On August 11, 1997, at 1908 central daylight time, a Saab 340B airplane, N313AE, experienced an engine fire on the left engine while taxiing to the ramp at the Lafayette Regional Airport, near Lafayette, Louisiana. The airplane, owned and operated by Wings West Airlines as American Eagle Flight 5153 was on an instrument flight plan between the DFW International Airport, Texas, and the Lafayette Regional Airport. The two airline transport rated flight crewmembers, the flight attendant, and the 32 passengers were not injured. Damage to the airplane was minor. Visual meteorological conditions prevailed for the Title 14 CFR Part 121 flight. Use your browsers 'back' function to return to synopsisReturn to Query Page
According to the operator, the airplane had cleared the active runway and was taxiing to the ramp near Taxiways B and J, when the flight attendant notified the flight crew that a passenger observed signs of fire coming from the number 1 (left) engine. The captain secured both engines, stopped the airplane, notified the ground control of the fire and ordered a precautionary ground evacuation on the taxiway. The airport rescue and fire fighting equipment and personnel responded to the fire within two minutes. There were no reported warnings or indications of fire in the cockpit.
The passengers and crew deplaned the airplane through the normal exits without further incident. Examination of the engine by the FAA inspector revealed that the fire was confined to the internal components of the AC generator located on the top right side of the engine. Damage was limited to the generator and the generator screen in the exhaust port for the AC generator. The operator reported that the engine was undamaged. Total time on the airframe was 10,364.3 hours and 11,957 cycles.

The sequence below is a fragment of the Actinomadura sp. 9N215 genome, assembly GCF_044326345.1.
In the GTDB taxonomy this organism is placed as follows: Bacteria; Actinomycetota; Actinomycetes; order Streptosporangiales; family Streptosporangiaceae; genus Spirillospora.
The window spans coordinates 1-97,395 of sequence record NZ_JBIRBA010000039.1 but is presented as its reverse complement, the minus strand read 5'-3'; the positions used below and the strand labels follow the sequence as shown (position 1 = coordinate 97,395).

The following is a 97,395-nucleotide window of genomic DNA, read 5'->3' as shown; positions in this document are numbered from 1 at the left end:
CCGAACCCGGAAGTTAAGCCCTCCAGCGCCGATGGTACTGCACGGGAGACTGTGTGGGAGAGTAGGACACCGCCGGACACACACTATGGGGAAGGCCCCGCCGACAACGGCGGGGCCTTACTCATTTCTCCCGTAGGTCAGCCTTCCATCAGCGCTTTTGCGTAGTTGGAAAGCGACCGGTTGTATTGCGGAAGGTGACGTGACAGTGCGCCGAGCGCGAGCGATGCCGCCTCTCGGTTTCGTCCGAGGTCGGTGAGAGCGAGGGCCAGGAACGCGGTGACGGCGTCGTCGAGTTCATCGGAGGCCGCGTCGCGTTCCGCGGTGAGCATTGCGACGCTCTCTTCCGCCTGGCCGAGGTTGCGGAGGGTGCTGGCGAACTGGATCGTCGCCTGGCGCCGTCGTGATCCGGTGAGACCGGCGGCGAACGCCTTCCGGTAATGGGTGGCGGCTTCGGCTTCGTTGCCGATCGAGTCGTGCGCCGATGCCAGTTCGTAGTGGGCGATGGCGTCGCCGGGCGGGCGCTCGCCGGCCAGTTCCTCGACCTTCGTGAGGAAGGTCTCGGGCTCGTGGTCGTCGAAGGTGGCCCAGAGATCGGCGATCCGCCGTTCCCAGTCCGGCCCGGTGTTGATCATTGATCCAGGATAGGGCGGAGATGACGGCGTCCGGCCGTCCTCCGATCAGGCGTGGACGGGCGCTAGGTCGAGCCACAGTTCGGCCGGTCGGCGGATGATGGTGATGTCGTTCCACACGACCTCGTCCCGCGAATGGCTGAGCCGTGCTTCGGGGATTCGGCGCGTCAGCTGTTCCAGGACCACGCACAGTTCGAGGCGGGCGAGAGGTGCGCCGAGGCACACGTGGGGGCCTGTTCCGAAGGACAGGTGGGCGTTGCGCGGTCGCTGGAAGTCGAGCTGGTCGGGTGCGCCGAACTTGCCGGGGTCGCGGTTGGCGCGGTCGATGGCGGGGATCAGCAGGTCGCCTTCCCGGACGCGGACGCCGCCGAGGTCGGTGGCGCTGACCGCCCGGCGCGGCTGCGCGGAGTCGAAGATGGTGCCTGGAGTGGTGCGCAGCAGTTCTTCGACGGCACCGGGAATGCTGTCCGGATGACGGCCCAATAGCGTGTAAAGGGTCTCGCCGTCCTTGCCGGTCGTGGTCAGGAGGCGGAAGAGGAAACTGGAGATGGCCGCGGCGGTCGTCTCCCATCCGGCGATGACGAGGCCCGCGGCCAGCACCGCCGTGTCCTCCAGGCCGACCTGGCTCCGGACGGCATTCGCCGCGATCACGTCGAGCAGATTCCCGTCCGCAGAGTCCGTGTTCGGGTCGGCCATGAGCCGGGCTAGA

The operator reported that the AC generator (part number 31342-001, serial number 1391) had accumulated a total of 9,290.3 hours and 10,747 cycles since new. The time since the last overhaul and installation was 1,097.1 hours and 1,596 cycles.
The failed generator was shipped to the manufacturer for further examination and evaluation. A detailed examination of the generator revealed that the anti-drive end bearing failed resulting in subsequent rubbing and heating. The extend of the damage incurred by the bearing and other related parts precluded the manufacturer from determining the cause of the bearing failure.